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Re: Modified footing design

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Phillip,

	You probably can't rely on finding a sample problem that fits this
situation; that is where your education and engineering ingenuity come
into play.

	Your solution is generally O.K. but I would modify it slightly as
follows:

1.)	I would notch the new "footing" into the caisson, or at least
roughen the surface to increase bond.  You might also use an adhesive. 
This bond plus bearing from the top or the notch must transfer all of
the added load from the caisson to the footing and hence to the soil. 
Having a few dowels drilled into the caisson will probably not provide
the necessary shear transfer.

2.)	The soil below the new footing and adjacent to the caisson may not
support loading as well as you think due to differences in consolidation
and some other effects.  You would be wise to get a good geotechnical
evaluation on the soil performance of the new combined foundation before
you have complete confidence in it.  It may be necessary to have some
new settlement of the caisson in order to "activate" the collar footing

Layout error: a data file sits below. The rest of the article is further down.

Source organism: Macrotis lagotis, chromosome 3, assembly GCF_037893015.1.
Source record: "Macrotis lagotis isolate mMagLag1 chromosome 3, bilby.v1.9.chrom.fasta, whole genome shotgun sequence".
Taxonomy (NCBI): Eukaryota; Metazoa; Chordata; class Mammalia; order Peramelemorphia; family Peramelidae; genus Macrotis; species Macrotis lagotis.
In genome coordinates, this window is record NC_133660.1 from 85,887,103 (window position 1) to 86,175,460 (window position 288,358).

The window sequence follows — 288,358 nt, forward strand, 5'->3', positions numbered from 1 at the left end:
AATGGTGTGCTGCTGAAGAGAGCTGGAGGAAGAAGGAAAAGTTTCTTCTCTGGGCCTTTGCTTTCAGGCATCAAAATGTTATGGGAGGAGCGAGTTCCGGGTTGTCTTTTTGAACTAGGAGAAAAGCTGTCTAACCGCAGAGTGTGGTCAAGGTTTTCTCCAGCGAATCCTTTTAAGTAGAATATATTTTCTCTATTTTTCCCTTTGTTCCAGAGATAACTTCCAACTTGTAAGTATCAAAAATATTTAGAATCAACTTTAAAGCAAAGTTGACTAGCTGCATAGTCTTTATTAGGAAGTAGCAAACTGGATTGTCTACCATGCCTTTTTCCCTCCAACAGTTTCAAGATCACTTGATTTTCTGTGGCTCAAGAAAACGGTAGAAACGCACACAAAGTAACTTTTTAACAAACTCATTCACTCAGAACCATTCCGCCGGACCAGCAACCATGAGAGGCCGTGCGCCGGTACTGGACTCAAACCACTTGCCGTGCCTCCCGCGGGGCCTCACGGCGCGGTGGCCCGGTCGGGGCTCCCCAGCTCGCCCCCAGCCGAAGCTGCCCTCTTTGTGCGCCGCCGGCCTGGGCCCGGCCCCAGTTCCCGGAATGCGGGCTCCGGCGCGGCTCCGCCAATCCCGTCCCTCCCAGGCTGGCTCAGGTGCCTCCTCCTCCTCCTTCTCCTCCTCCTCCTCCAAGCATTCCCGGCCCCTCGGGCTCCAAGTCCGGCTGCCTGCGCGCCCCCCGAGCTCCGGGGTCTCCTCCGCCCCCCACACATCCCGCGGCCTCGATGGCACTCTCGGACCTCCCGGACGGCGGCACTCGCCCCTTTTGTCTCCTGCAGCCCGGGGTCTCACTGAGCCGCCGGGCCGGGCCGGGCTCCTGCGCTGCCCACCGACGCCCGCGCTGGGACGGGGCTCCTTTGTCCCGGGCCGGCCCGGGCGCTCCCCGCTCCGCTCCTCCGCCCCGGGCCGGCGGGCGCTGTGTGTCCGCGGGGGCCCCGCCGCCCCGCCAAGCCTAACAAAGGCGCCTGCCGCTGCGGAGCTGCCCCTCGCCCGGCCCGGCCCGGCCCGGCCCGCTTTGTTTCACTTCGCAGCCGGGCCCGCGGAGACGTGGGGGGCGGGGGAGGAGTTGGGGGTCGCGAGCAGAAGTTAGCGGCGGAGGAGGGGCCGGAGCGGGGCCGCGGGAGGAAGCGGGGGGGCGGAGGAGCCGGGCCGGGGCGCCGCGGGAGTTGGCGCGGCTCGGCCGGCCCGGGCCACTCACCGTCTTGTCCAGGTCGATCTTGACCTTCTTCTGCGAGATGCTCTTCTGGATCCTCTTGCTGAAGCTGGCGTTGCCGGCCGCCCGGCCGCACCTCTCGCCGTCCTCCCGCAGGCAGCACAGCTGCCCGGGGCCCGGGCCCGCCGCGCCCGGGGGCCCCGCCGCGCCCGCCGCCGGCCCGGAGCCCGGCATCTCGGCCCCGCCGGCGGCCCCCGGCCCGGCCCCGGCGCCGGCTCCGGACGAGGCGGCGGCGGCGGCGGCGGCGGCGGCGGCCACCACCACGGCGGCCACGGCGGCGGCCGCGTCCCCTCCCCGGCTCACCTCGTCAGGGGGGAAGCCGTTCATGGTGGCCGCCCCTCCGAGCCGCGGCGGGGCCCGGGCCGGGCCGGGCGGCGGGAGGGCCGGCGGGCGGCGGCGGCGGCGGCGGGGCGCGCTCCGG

you are adding.  This would be related to "compatibility of
displacements" effects, not unlike shored vs. unshored composite
construction; it may not follow Hook's Law to the letter of the law but
the effects are not dissimilar.

	Sorry I can't give you any more time; but I have a "fire" to put out.

				Regards,

				H. Daryl Richardson

Phillip Rogers wrote:
> 
> I am a young engineer interested in learning more
> about foundation engineering.  I  understand spread
> footing design.  My problem is finding the method of
> determining the adequacy of a modified footing.
> Specifically:
> 
> There is an existing 4'X 13.5' caisson supporting a
> tower structure.
> The problem lies in the need to modify this footing to
> make up for the tower's extension and additional load.
> The proposed method is to place an 8' square, 2' thick
> collar footing around the caisson.  This addition is
> held on to the caisson by steel bars drilled into
> place.  This addition is 1.5' below grade and 3.5' to
> the base.  The addition is reinforced with #11 bars
> top and bottom (3 on the outer part of all sides of
> the caisson and 6 U-Bars in the middle sections on all
> sides).
> 
> How does one go about checking the reinforcment and
> dimensional adequacy for such a modification?  What
> kind of calculations must be done that differ from
> that of a spread footing design?
> 
> I understand the need for such a design.  But where
> can I find the supporting calculation methodology for
> such a case?
> 
> thanks
> 
> 
> 
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